How to Grow Nightshade Vegetables in Your Backyard

How to Grow Nightshade Vegetables in Your Backyard

How to Grow Nightshade Vegetables in Your Backyard

Growing nightshade vegetables like tomatoes, peppers, eggplants, and potatoes in your backyard can be very rewarding. Here is a comprehensive guide on how to successfully grow these tasty and nutritious plants.

Choosing the Right Location

When choosing where to plant nightshades, I need to consider these factors:


  • Nightshades need at least 6-8 hours of direct sunlight per day. A sunny location is ideal.

  • If the only spot that gets enough sun is against a wall or fence, I’ll need to allow extra space between the plants and structure to ensure adequate airflow.


  • Nightshades thrive in fertile, well-draining soil rich in organic matter.

  • If my soil is heavy clay, I’ll need to amend it with compost or other organic materials to improve drainage.

  • Avoid planting nightshades where tomatoes, peppers, eggplants, or potatoes have grown in the past 3 years to prevent disease.

Air Circulation

  • Good airflow is crucial to prevent fungal diseases. Avoid low-lying areas or spots with poor air circulation.


  • Ensure there is a water source nearby for irrigation. Drip irrigation is ideal.

  • Avoid wet sites that could lead to root rot.

Preparing the Soil

Proper soil preparation is vital for growing healthy, productive nightshades:

  • Test the soil pH. Nightshades prefer a pH between 6.0-6.8. I’ll amend if needed.

  • Add compost or other organic matter. This will increase nutrients and improve soil structure.

  • Dig garden beds at least 6-12 inches deep and 2-3 feet wide to allow ample root growth.

  • Mix in a balanced fertilizer like 10-10-10 a few weeks before planting.

  • Consider raised beds if the native soil is very poor. They provide better drainage.

Selecting Varieties

There are many excellent nightshade varieties to choose from. Some key factors to consider are:

  • Climate – Choose early season, cool weather types for northern climates. Heat and drought tolerant varieties are best for southern regions.

  • Use – Cherry tomatoes for snacking, paste tomatoes for sauce, slicing tomatoes for sandwiches. Bell vs. hot peppers. White vs. green eggplant.

  • Maturity – Combine early, mid, and late season varieties for a longer harvest.

  • Disease resistance – Many newer varieties are bred for resistance to common nightshade diseases like blight and wilt.

  • Space requirements – Compact or dwarf varieties for tight spaces. Indeterminate tomatoes need cages or staking.

Planting Nightshades

Here are some tips for successfully planting nightshade seedlings or transplants:

  • Harden off plants for 7-10 days before transplanting outside.

  • Wait until after the last spring frost and soil has warmed to at least 65°F.

  • Transplant on a cloudy day or in late afternoon to avoid stressing plants.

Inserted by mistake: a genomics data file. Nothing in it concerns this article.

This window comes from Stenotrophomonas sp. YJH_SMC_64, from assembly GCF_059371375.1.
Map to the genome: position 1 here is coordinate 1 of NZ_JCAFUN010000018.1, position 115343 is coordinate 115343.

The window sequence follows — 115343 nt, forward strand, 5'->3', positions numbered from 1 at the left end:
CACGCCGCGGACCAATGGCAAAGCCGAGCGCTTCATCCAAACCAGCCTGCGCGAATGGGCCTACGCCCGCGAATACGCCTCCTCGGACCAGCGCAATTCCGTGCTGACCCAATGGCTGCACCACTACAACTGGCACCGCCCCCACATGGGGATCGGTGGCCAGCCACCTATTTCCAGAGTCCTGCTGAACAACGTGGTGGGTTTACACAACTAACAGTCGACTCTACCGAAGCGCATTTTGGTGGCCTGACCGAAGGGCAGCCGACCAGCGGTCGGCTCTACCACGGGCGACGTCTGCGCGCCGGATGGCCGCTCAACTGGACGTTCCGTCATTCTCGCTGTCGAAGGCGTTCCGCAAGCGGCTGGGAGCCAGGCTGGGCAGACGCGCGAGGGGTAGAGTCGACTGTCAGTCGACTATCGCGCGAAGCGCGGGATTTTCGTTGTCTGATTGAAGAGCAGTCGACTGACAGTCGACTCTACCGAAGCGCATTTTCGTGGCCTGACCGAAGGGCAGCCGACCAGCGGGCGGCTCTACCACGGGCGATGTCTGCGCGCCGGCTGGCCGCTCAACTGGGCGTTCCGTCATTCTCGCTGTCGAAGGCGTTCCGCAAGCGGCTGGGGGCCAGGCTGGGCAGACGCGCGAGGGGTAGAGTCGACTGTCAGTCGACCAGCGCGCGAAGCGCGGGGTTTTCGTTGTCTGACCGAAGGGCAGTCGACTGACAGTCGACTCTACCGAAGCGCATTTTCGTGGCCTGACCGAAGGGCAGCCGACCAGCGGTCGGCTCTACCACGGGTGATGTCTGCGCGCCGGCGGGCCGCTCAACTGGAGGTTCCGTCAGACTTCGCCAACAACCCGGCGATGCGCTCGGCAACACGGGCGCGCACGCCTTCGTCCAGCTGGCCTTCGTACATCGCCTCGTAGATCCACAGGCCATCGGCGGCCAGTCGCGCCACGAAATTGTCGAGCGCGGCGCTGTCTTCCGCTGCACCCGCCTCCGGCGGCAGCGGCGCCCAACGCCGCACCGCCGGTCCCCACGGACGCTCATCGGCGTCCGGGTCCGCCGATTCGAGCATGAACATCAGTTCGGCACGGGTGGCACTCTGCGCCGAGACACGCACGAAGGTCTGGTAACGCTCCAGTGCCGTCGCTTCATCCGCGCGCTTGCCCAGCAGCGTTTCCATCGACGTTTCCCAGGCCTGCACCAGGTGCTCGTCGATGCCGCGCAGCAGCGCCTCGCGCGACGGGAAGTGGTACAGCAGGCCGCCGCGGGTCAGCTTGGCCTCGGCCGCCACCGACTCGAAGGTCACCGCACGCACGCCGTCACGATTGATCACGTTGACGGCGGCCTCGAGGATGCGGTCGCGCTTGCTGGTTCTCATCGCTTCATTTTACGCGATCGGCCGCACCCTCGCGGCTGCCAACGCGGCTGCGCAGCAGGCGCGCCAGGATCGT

• Dig a hole the same depth as the root ball and pack soil firmly around stems.

  • Space plants appropriately: tomatoes 3 feet apart, peppers 18-24 inches, eggplants 2-3 feet.

  • Water transplants daily for the first week until established.

  • Consider using row covers or hot caps to protect tender plants.

Caring for Nightshades

To keep my nightshade plants healthy and productive through the season, I will:

  • Water deeply at the base of plants 1-2 times per week. Use drip irrigation if possible.

  • Mulch beds with straw, leaves, or grass clippings to retain moisture.

  • Fertilize monthly with a balanced organic fertilizer.

  • Prune plants regularly – pinch off suckers on tomatoes, thin interior pepper foliage.

  • Stake, cage, or trellis tomatoes and peppers to support fruit.

  • Scout for pests like hornworms, beetles, and mites. Remove by hand or use Bacillus thuringiensis.

  • Control weeds by hand pulling or mulching. They compete for nutrients and water.

Harvesting Nightshades

  • Pick tomatoes when fully colored but still firm. Store at room temperature, not refrigerated.

  • For best flavor, harvest peppers when firm and full size. Wear gloves for hot peppers.

  • Cut eggplants when the skin is glossy and firm. Refrigerate promptly.

  • Dig potatoes after the vines have died back. Cure for 2 weeks in a dark, cool place before storing.

Saving Seeds (Optional)

  • Tomato, pepper, and eggplant seeds can be saved from open-pollinated or heirloom varieties.

  • Allow the fruit to ripen fully on the vine before harvesting for seeds.

  • Scoop out the seeds and pulp, place in a jar, add water, and let ferment 2-3 days.

  • Rinse the fermented mixture in a strainer and spread seeds on paper to dry completely.

  • Store dried seeds in envelopes in a cool, dark place. Use within 1-3 years for best viability.

Growing these delicious and versatile nightshades is very rewarding. With proper site selection, soil preparation, plant care, and harvesting, I can enjoy their bounty right in my own backyard.